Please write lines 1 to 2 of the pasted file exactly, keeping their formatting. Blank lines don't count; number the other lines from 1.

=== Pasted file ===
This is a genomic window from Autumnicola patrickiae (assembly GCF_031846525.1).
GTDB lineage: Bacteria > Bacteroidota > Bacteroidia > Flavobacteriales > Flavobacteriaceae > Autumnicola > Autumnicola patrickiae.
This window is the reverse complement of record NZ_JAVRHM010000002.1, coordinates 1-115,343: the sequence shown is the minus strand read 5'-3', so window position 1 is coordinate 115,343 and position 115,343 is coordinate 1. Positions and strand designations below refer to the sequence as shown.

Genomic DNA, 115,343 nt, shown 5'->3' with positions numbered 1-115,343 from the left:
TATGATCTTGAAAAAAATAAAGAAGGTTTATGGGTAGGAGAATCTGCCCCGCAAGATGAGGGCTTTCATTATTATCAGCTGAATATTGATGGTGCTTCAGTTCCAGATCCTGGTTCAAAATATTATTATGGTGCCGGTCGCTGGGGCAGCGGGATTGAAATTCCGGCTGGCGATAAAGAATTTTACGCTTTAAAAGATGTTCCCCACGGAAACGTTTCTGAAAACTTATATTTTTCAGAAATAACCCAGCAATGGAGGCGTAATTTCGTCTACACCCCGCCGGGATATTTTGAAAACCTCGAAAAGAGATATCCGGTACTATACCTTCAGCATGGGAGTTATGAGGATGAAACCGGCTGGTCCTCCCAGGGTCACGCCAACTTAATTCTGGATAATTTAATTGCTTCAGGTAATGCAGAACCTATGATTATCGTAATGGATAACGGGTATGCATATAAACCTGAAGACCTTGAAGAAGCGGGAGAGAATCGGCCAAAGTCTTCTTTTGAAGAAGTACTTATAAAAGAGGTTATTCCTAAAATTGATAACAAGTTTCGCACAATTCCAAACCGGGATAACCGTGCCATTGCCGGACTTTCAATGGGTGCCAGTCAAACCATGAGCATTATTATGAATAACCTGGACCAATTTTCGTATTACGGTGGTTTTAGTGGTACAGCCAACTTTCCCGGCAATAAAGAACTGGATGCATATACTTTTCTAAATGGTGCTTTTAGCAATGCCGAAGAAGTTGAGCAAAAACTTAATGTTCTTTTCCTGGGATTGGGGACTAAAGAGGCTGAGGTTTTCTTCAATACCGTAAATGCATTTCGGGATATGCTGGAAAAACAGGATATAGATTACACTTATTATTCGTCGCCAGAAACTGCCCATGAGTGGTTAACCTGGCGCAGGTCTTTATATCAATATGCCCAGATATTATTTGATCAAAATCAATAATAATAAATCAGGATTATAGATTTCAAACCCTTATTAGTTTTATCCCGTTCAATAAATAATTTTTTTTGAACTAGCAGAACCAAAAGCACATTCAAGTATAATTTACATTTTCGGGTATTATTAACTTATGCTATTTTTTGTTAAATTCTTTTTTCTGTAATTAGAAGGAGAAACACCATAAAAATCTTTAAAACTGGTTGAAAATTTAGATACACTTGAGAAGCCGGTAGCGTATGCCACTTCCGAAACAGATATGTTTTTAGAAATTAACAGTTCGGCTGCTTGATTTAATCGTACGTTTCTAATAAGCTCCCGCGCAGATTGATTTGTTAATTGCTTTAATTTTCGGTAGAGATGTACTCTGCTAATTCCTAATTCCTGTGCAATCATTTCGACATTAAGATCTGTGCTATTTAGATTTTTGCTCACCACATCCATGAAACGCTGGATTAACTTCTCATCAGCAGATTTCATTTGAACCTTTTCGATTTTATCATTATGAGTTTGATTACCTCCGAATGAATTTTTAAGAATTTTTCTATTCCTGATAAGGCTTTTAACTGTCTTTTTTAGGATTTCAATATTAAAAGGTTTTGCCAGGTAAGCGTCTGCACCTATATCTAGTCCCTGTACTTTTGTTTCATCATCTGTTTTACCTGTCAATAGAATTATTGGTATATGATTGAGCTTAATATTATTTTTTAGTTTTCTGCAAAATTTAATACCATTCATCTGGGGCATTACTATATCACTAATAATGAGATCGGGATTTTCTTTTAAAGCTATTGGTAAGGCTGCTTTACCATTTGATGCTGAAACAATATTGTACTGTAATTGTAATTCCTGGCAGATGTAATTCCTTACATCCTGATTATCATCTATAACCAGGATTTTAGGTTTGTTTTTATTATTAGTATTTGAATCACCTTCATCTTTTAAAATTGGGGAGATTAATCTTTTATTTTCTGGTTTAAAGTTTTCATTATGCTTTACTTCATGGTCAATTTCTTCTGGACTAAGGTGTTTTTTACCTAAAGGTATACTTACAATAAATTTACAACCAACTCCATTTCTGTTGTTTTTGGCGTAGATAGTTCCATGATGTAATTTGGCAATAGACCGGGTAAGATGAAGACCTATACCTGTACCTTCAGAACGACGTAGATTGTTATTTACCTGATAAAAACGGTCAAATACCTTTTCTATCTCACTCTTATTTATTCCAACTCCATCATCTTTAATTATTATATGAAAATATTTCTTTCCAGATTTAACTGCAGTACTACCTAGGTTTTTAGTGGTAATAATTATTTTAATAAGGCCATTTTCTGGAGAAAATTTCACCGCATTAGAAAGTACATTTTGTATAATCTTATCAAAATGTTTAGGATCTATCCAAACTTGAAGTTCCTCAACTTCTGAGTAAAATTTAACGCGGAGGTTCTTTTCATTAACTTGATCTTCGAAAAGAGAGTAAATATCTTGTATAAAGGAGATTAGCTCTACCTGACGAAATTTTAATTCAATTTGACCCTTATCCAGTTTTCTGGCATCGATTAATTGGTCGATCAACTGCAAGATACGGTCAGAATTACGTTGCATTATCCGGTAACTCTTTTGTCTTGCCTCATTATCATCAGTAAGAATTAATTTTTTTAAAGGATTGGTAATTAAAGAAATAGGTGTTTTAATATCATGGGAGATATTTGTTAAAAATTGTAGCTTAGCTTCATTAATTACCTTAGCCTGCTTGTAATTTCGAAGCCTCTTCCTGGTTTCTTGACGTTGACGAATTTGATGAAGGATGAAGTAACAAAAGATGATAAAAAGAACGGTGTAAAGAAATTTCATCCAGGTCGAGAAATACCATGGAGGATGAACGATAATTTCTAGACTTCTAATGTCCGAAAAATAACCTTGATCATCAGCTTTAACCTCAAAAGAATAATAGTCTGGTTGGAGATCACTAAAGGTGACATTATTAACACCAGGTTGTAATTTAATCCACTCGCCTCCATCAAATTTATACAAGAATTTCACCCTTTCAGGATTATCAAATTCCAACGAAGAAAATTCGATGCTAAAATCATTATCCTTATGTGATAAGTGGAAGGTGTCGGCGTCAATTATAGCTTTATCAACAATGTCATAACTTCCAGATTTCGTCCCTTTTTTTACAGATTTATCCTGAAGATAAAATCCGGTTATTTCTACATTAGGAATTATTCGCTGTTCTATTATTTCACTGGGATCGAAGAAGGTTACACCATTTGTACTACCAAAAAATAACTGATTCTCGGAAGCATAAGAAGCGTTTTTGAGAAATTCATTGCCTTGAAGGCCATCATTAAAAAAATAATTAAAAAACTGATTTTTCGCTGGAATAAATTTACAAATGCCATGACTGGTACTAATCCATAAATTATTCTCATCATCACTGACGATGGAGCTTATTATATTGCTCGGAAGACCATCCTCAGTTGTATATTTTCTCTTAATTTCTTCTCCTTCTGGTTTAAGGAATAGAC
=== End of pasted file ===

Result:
This is a genomic window from Autumnicola patrickiae (assembly GCF_031846525.1).
GTDB lineage: Bacteria > Bacteroidota > Bacteroidia > Flavobacteriales > Flavobacteriaceae > Autumnicola > Autumnicola patrickiae.